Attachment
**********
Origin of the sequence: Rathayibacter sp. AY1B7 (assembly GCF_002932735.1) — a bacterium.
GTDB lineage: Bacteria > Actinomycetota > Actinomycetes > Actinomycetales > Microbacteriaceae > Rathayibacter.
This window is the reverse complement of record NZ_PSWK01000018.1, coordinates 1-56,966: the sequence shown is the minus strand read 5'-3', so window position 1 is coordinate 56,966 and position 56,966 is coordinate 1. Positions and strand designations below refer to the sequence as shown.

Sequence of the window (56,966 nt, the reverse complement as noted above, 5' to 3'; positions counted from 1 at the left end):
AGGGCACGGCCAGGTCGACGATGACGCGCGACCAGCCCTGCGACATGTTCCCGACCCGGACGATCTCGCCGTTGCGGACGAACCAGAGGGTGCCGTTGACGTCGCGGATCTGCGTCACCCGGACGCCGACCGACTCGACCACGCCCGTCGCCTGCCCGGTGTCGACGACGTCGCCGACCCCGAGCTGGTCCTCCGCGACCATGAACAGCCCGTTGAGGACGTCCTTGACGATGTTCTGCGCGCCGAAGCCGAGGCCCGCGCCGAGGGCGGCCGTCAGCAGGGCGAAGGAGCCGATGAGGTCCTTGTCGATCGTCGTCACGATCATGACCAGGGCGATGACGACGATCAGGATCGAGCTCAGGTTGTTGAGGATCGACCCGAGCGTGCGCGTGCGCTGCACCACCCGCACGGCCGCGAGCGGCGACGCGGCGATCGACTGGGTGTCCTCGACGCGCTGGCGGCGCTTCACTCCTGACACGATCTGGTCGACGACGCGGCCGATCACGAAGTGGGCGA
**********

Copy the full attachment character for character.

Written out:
Origin of the sequence: Rathayibacter sp. AY1B7 (assembly GCF_002932735.1) — a bacterium.
GTDB lineage: Bacteria > Actinomycetota > Actinomycetes > Actinomycetales > Microbacteriaceae > Rathayibacter.
This window is the reverse complement of record NZ_PSWK01000018.1, coordinates 1-56,966: the sequence shown is the minus strand read 5'-3', so window position 1 is coordinate 56,966 and position 56,966 is coordinate 1. Positions and strand designations below refer to the sequence as shown.

Sequence of the window (56,966 nt, the reverse complement as noted above, 5' to 3'; positions counted from 1 at the left end):
AGGGCACGGCCAGGTCGACGATGACGCGCGACCAGCCCTGCGACATGTTCCCGACCCGGACGATCTCGCCGTTGCGGACGAACCAGAGGGTGCCGTTGACGTCGCGGATCTGCGTCACCCGGACGCCGACCGACTCGACCACGCCCGTCGCCTGCCCGGTGTCGACGACGTCGCCGACCCCGAGCTGGTCCTCCGCGACCATGAACAGCCCGTTGAGGACGTCCTTGACGATGTTCTGCGCGCCGAAGCCGAGGCCCGCGCCGAGGGCGGCCGTCAGCAGGGCGAAGGAGCCGATGAGGTCCTTGTCGATCGTCGTCACGATCATGACCAGGGCGATGACGACGATCAGGATCGAGCTCAGGTTGTTGAGGATCGACCCGAGCGTGCGCGTGCGCTGCACCACCCGCACGGCCGCGAGCGGCGACGCGGCGATCGACTGGGTGTCCTCGACGCGCTGGCGGCGCTTCACTCCTGACACGATCTGGTCGACGACGCGGCCGATCACGAAGTGGGCGA